Linux app support coming to older Chrome OS devices

Linux app support coming to older Chrome OS devices

Linux apps on Chrome OS is one of the biggest developments for the OS since Android apps. Previous reports stated Chromebooks with certain kernel versions would be left in the dust, but the Chrome OS developers have older devices on the roadmap, too.

When Google first broke silence on Linux app functionality, it was understood that Linux kernel 4.4 was required to run apps due to dependencies on newer kernel modules. Thanks to an issue found on Chromium’s public bugtracker, we have confirmation that containers won’t be limited to the handful of Chrome OS devices released with kernel 4.4.


Due to the way the functionality has been engineered, Linux apps require newer kernel modules to work. The bugtracker entry indicates that the developers are working on backporting those kernel modules (in this particular case vsock) to older kernels so older devices can take advantage of the new functionality. The bug report mentions that Samus (codename for the Chromebook Pixel 2015) is in scope for Linux app support, a device that shipped with kernel 3.14. While it’s possible that the Pixel is the only device outside of newer releases to receive support, it’s more likely that we’ll see the backport come to all 3.14 devices.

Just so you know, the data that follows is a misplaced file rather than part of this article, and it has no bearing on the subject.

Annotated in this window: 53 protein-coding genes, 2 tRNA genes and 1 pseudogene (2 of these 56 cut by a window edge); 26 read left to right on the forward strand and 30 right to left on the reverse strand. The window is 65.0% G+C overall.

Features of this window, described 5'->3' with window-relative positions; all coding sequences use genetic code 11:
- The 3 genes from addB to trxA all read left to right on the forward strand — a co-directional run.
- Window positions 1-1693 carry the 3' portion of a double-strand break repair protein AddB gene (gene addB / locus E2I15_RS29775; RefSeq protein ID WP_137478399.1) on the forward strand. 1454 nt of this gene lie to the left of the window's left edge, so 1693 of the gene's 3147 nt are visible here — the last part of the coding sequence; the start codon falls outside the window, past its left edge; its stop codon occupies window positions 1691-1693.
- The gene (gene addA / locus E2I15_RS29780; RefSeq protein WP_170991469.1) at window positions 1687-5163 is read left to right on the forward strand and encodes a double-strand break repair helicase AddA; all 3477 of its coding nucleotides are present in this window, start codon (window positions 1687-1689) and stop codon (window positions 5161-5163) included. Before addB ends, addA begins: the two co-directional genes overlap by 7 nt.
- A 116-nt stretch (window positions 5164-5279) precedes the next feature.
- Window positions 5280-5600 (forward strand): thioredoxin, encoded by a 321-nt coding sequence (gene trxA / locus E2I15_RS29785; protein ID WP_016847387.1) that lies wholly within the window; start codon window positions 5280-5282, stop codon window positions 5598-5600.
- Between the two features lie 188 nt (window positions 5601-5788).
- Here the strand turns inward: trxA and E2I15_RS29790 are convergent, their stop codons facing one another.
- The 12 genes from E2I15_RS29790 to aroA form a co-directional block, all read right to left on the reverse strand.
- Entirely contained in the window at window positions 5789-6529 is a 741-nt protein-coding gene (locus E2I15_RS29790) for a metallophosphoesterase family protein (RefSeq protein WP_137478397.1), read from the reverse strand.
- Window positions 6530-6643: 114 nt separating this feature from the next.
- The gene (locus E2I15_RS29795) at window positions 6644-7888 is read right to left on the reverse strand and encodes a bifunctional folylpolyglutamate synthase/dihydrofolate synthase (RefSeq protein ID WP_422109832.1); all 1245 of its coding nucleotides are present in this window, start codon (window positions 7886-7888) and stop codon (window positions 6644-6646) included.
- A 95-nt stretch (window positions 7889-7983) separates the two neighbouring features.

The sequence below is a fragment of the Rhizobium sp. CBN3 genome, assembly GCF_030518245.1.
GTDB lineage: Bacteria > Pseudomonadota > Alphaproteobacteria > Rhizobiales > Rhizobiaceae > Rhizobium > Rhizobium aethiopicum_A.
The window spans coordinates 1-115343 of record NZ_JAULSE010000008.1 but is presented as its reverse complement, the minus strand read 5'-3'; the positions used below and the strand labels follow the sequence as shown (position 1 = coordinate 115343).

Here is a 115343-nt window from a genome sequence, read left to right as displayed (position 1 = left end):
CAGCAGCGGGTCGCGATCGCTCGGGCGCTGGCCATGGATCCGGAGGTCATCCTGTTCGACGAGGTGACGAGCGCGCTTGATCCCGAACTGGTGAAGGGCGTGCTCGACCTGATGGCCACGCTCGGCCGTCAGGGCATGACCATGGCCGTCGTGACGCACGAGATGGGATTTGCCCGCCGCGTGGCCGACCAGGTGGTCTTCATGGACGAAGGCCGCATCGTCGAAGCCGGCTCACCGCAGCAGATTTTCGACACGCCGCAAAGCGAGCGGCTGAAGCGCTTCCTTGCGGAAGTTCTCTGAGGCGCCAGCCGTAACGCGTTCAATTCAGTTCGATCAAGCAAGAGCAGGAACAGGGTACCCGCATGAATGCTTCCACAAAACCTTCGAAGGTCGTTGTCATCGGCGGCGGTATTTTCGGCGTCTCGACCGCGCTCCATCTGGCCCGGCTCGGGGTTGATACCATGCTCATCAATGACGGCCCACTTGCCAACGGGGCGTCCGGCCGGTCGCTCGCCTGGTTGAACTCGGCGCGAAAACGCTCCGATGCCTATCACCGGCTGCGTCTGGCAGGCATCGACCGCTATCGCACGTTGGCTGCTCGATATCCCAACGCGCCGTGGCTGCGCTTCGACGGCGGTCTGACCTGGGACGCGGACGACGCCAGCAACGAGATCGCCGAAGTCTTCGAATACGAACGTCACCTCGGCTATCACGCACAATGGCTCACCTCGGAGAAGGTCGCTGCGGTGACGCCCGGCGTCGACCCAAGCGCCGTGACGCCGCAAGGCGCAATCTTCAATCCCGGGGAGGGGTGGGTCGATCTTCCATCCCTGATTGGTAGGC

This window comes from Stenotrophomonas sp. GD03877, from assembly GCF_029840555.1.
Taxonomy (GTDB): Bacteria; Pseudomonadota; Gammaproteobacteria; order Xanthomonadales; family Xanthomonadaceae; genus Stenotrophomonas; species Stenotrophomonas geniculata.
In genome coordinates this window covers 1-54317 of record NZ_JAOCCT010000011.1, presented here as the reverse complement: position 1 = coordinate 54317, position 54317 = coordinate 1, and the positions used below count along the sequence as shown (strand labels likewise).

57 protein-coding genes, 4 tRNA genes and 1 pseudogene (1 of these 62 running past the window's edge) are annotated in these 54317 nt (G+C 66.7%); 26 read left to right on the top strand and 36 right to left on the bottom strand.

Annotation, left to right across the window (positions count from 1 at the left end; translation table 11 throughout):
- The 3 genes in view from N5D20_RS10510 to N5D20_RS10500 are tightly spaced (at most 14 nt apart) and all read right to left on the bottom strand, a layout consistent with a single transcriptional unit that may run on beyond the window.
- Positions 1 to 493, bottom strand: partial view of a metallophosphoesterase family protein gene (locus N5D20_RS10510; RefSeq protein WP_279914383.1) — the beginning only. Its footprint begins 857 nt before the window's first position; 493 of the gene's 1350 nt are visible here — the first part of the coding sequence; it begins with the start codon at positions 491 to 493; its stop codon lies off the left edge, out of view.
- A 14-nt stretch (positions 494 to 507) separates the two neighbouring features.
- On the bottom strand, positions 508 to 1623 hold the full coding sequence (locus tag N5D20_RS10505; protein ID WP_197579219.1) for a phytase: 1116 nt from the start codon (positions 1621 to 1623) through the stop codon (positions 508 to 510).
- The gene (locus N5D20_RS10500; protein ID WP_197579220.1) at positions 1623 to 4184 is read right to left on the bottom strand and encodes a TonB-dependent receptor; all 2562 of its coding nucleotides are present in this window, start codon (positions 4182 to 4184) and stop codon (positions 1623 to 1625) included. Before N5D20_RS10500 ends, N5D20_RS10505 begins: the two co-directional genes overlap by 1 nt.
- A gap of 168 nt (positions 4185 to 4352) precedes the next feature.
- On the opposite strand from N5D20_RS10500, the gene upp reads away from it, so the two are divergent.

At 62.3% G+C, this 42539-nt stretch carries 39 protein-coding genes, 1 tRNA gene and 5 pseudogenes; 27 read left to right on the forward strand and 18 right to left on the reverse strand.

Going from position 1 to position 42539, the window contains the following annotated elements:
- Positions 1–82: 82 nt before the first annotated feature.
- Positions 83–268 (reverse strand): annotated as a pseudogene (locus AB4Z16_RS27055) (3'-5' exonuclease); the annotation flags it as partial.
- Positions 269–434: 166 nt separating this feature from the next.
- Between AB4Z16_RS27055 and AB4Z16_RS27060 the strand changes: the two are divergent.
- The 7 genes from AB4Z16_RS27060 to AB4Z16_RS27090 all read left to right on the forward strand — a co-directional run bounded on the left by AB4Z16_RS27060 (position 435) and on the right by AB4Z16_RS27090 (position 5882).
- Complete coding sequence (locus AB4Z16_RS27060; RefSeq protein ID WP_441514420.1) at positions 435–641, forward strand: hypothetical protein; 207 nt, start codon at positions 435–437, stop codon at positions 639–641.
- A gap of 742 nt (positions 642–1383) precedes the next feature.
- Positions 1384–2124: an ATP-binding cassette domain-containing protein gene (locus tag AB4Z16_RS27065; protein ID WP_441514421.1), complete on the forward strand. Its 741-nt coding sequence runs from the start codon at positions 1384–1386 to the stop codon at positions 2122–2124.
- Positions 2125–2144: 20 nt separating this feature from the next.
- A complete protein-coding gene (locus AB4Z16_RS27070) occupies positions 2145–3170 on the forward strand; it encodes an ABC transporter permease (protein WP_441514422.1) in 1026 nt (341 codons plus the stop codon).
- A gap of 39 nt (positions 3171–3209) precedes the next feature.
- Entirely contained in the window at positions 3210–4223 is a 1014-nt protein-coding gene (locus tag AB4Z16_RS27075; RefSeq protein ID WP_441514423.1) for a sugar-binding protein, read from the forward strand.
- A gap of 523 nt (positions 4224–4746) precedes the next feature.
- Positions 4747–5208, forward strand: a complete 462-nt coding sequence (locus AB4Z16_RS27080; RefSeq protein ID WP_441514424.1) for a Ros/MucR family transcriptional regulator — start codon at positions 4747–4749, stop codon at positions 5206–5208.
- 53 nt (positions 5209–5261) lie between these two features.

Linux apps on Chrome (otherwise known by its project codename Crostini) enables full desktop apps to run natively on Chrome OS, something that previously was only possible through “developer mode,” which was a scary prospect for those who don’t want to risk losing their data. At present, the new functionality is targeted at developers who want to run full applications like Android Studio, but reports indicate that work is underway to support a wider array of applications – including graphics-heavy ones – further down the line.

Chrome OS is based on the Linux kernel. Unlike your average Linux machine at home, kernel upgrades very rarely get released. While there is a precedent for upgrading kernel versions on older Chromebooks, devices usually stick to their factory release kernel for the duration of their product life. This might not be ideal for power users who want to be on the bleeding edge, but it makes it easier for the developers to ensure platform stability.

We don’t know to what extent backporting will bridge the gap for older devices. Perhaps some kernel modules or platform generations won’t make the cut and functionality won’t be as extensive. Nonetheless, this news means that older Chromebooks won’t suffer from early obsolescence just yet.

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